Identifying local learning communities during the terminal palaeolithic in the southern levant: Multi-scale 3-D analysis of flint cores

Francesco Valletta*, D. A.G. Itamar, Leore Grosman

*Corresponding author for this work

Research output: Contribution to journalArticlepeer-review

6 Scopus citations

Abstract

A methodology for identifying prehistoric local learning communities is proposed. We wish to test possible relationships among communities based on continuity and variability in lithic reduction sequence technological traits with different visibility and malleability. Quantitative features reflecting different technological traits are measured on 3-D models of flint cores in different scales: the ratio between core thickness and reduction surface width, the angle between subsequent bands of production blank scars to the relative striking platform, and the average curvature of the ridge between each blank scar striking platform pair. Continuity and variability in these features are used to establish the relations among lithic assemblages on different hierarchical levels: local learning communities and geographically widespread cultural lineages. The Late Upper Palaeolithic and the Epipalaeolithic of the Southern Levant (ca. 27,000-15,000 cal BP) provide an opportunity to test our method. A progressive increase in territoriality is hypothesized throughout this timespan, yet the precise timing and modes of this phenomenon need to be defined. The present study analyzes six core assemblages attributed to different cultural entities, representing chronologically separated occupations of the Ein Gev area and the coastal Sharon Plain. Continuity in technological traits between the Atlitian (ca. 27,000-26,000 cal BP) and Nizzanan (ca. 20,000-18,500 cal BP) occupations of the Ein Gev area suggests that the same learning community repeatedly settled there during a long time span. Two geographically separate learning communities were defined in the study areas within the Kebaran cultural entity (ca. 24,000-18,000 cal BP); the group occupying the Ein Gev area possibly continued to settle there during the Geometric Kebaran (ca. 18,000-15,000 cal BP). Continuity in more conservative traits of the reduction sequence allows to tie these two communities to the same cultural lineage. The ability to track prehistoric learning communities based on quantitative features helps increase the objectivity and the resolution in the reconstruction of past cultural dynamics.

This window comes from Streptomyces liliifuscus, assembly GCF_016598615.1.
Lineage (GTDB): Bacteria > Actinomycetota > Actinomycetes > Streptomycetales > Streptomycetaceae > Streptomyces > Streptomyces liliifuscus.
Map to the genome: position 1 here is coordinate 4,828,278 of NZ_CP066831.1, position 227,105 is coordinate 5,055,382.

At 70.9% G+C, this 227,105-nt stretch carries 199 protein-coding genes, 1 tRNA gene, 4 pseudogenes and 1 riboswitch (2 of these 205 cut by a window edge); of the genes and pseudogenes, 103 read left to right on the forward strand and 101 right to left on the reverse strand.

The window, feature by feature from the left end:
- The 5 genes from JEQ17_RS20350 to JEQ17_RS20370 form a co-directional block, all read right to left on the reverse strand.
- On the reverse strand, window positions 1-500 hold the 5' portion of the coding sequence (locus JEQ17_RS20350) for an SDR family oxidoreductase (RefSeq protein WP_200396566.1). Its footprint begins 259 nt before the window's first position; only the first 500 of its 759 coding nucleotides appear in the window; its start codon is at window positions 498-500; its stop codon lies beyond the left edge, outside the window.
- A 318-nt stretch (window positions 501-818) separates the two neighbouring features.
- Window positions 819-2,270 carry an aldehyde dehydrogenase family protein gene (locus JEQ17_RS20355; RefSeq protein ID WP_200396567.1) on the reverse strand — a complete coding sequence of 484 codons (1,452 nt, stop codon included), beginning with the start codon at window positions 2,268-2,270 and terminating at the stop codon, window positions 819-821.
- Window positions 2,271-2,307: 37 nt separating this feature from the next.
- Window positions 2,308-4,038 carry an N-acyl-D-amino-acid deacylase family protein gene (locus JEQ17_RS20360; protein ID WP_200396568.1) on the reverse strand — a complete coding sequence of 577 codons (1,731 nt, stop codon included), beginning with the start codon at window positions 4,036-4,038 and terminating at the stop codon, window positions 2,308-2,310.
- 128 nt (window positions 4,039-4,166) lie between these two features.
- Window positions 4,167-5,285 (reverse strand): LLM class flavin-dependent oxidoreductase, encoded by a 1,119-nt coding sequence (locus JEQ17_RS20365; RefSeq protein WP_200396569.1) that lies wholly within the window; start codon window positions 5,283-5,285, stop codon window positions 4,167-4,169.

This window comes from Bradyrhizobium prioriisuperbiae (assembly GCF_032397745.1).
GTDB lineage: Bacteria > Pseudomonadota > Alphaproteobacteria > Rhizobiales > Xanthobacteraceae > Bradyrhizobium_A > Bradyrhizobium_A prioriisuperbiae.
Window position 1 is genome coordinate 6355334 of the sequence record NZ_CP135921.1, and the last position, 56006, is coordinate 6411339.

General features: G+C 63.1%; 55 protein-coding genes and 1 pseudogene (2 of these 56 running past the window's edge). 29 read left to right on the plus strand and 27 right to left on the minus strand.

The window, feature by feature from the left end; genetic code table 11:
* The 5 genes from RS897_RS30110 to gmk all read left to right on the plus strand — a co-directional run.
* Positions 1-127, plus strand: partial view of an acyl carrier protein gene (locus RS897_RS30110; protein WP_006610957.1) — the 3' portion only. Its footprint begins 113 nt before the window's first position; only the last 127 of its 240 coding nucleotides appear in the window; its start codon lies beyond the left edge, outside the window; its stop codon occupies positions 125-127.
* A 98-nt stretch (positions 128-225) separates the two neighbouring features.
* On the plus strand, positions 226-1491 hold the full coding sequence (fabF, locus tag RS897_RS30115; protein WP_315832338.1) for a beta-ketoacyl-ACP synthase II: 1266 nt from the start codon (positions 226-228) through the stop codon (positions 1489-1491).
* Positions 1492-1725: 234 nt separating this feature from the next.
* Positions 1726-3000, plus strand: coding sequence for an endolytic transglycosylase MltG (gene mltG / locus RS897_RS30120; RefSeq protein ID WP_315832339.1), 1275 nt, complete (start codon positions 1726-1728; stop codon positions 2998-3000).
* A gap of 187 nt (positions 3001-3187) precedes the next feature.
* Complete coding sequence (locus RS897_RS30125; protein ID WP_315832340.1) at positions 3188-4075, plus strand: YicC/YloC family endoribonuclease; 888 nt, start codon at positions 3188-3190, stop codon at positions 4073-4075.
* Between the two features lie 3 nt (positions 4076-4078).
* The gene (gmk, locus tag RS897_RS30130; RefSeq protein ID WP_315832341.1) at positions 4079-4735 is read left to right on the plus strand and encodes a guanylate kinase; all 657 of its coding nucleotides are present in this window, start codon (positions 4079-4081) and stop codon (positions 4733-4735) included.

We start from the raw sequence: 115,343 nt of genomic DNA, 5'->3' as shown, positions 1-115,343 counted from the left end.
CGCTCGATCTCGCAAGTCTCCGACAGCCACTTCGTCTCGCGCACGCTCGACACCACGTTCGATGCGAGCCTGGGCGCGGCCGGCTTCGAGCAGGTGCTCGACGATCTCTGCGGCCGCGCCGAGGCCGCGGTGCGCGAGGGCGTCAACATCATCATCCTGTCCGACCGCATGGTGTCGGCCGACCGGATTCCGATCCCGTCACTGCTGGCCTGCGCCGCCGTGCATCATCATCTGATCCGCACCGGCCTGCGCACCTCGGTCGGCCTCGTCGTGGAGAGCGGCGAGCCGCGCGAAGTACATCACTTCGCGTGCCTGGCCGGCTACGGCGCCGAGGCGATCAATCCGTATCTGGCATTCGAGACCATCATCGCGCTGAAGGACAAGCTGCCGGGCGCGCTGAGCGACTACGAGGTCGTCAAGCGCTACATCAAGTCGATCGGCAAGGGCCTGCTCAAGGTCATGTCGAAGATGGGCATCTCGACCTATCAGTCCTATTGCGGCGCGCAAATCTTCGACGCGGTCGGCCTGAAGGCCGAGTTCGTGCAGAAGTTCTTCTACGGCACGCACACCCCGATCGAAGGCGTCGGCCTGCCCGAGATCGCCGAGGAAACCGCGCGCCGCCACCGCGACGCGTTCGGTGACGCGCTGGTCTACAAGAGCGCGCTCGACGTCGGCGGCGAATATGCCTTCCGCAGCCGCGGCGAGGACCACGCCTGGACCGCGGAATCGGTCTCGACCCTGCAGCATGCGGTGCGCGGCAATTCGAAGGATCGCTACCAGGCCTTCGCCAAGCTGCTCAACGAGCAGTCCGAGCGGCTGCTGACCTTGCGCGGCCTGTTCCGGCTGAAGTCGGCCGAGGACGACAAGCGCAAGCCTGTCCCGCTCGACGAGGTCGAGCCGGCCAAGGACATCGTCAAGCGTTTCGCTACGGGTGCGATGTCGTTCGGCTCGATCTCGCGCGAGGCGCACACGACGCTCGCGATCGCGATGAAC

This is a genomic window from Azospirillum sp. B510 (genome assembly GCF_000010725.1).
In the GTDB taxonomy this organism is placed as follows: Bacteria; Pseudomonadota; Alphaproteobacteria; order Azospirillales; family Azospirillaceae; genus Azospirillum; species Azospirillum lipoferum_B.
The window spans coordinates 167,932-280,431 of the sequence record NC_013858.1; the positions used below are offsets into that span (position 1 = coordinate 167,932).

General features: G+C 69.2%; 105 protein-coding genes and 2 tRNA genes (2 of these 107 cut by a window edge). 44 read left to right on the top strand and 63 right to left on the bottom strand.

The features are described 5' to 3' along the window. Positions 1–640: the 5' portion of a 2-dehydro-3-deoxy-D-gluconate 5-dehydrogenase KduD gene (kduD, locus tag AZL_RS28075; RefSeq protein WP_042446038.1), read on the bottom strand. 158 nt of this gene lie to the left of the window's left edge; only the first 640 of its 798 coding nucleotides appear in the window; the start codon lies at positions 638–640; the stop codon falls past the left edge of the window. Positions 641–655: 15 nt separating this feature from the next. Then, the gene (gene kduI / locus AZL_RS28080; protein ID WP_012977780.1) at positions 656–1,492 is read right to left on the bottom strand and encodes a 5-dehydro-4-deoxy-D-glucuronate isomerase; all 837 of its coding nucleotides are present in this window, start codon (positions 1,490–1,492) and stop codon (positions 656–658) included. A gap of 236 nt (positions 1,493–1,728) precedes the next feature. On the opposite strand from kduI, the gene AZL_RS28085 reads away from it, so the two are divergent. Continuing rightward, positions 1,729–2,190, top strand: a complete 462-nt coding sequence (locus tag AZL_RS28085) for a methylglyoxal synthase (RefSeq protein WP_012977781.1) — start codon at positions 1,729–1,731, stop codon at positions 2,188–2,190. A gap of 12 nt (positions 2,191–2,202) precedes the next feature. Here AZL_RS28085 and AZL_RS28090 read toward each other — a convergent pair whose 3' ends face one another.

Original languageAmerican English
Pages (from-to)145-168
Number of pages24
JournalJournal of Computer Applications in Archaeology
Volume4
Issue number1
DOIs
StatePublished - 2021

Bibliographical note

Publisher Copyright:
© 2021 The Author(s). This is an open-access article distributed under the terms of the Creative Commons Attribution 4.0 International License (CC-BY 4.0), which permits unrestricted use, distribution, and reproduction in any medium, provided the original author and source are credited. See http://creativecommons.org/licenses/by/4.0/.

Keywords

  • 3-D models
  • Epipalaeolithic
  • Lithic technology
  • Quantitative features
  • Southern levant
  • Upper palaeolithic

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